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Four Strategies for Medtech Firms Coping With Regional Healthcare Differences

Posted by Pete Masloski on August 11, 2015



iStock_000028840778_SmallA group of sales managers who work for a cardiovascular device company and I were recently talking about something they care deeply about: their sales territories. One of the managers asked, “How should we be factoring in things like Maryland’s Total Patient Revenue system (a capitated payment model for Maryland community hospitals) into our strategies and growth expectations?”

 

What a great question. We know consolidation between providers and payers is reshaping the healthcare landscape, and new payment models are emerging to address gaps in quality of care and rising costs. Some providers are pursuing accountable care organization (ACO) models aggressively, either as part of the Pioneer CMS initiative or with individual agreements with individual payers and state Medicaid plans, as they pilot their own new payment models with bundled and capitated payments, like Maryland’s TPR program. Additionally, integrated delivery networks (IDNs) are growing by gobbling up individual hospitals and are merging to form larger systems capable of greater negotiating leverage with payers, employers and their supply chain.

So naturally, when it comes to launching a major new product, why do we hire 50 traditional medical device reps to call on physicians and then spread them evenly around the country? Not so surprisingly, in some areas, those traditional sales reps perform quite well, thank you, and in other areas, not so much. 

So what is the problem, then?

For many, it’s not exactly clear how to compete in each of these cases. Should you do anything differently in Maryland, or just concentrate on winning with MDs and negotiating with hospitals like always. Even though a group of hospitals might be in a fully capitated system, they still need to treat patients, and reps still have that case to cover tomorrow. It’s easy to see how one can default to the old model. The landscape is also changing rapidly and it’s difficult to find the right type of information to base these decisions on. The complexity and the uncertainty of the situation can be paralyzing. However, as author and futurist William Gibson said, “The future is already here, it’s just unevenly distributed.” So we can look into the future by looking around at how things are changing now.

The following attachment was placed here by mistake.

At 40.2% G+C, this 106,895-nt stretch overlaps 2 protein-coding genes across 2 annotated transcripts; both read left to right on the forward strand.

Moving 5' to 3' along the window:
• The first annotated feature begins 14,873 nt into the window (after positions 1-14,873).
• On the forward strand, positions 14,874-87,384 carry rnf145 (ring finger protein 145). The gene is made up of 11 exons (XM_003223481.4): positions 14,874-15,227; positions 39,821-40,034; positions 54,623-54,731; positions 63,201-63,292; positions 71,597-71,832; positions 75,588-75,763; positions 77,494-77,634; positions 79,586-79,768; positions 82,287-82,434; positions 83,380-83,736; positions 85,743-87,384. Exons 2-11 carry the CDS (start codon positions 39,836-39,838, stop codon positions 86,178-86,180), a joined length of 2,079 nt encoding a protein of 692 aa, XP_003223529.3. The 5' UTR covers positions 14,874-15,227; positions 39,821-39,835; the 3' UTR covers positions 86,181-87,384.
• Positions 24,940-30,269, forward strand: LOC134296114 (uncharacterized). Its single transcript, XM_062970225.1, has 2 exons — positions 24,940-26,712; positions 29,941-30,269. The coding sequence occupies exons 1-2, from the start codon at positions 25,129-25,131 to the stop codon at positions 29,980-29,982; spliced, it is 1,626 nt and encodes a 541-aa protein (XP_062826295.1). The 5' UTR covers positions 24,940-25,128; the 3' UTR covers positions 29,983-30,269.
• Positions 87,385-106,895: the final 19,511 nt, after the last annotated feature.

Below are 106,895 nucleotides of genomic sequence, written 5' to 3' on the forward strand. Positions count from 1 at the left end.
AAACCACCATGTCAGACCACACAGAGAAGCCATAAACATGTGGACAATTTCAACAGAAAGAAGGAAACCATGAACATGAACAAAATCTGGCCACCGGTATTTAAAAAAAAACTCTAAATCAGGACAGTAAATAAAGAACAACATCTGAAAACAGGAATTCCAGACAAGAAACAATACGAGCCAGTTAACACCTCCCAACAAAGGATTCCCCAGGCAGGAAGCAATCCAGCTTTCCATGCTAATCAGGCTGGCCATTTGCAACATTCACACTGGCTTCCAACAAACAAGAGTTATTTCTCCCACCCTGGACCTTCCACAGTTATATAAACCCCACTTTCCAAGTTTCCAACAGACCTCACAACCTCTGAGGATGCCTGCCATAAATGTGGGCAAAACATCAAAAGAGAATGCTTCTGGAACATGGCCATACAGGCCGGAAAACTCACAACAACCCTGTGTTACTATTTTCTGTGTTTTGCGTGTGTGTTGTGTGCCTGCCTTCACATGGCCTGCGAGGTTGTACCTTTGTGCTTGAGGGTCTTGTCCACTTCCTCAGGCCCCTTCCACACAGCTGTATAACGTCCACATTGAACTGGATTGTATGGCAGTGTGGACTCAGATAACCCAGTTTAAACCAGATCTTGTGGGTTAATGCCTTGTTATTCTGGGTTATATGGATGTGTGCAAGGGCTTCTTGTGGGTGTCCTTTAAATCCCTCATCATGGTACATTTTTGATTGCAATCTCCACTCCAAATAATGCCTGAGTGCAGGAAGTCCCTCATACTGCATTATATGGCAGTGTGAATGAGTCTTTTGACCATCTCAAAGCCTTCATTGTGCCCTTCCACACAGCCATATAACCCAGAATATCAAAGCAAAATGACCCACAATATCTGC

What’s needed?

A process for implementing a regionalized approach to the changing healthcare ecosystem involves four steps:

  1. Segment your geographies based on the evolution of the healthcare ecosystem. In some regions, the needs of providers will look much more like Maryland, where many are pursuing new ACO-type models. In other markets, provider consolidation may be the dominating characteristic. In others, it might be that providers are competing mostly in the old fee-for-service (FFS) model. In each market, the key dimensions to profile are the consolidation and where the decisions are taking place (payer, IDN, individual hospital, individual MD), including the level of integration across the ecosystem, as well as level of maturity of payment reform which links to how their needs are changing.
  2. Develop a value proposition for each different type of market. How will your company help the Maryland hospitals be more successful in their new capitated payment world? How will you compete with large, consolidated providers that can drive standardization in physician-preferred categories? Having a clear vision for how to differentiate in each type of segment is critical.
  3. Identify the best sales model to align with different markets and allocate resources accordingly.  In markets dominated by a few large integrated systems, the optimal model might be a sales leader with more key account managers, fewer traditional sales reps and more clinical specialists. In others, a more traditional model might still make the most sense.
  4. Develop a capability to track and adapt to changes and be nimble. Just having a process in place and accountability is a good first step. Companies also need to rethink the static model of fixed sales force deployments for 12 months or multiple years, and build a capability as part of the planning process to evolve the model and resources along with changes. Critical to this effort are strong, coordinated commercial analytics and sales operations functions to track evolution and performance and facilitate changes with sales leaders as markets evolve.

 

Wars are won one battle at a time, yet the battlegrounds can be quite different between Maryland, Massachusetts and Alabama. Structuring your go-to-market strategy and allocating resources based on unique characteristics of the local market will give your sales force army its best chance to succeed.

Pete Masloski is a principal in ZS’s Medical Products and Services practice. He has experience in an extensive range of sales and marketing issues, such as opportunity assessment, sales process design and account management.

Topics: medical devices, medical products and services, medtech, healthcare ecosystem, regional healthcare differences, Pete Masloski, aco

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AUTHORS
Brian_Chapman_thumbnail
Brian Chapman
Principal,
ZS Associates
Tobi_Laczkowski_thumbnail
Tobi Laczkowski
Principal,
ZS Associates
Will_Randall_thumbnail
Will Randall
Manager,
ZS Associates
Matt-Scheitlin-London_thumbnail
Matt Scheitlin
Associate Principal,
ZS Associates
Andy-kach_thumbnail
Andy Kach
Associate Principal,
ZS Associates
Bhargav_Mantha_thumbnail
Bhargav Mantha
Associate Principal,
ZS Associates
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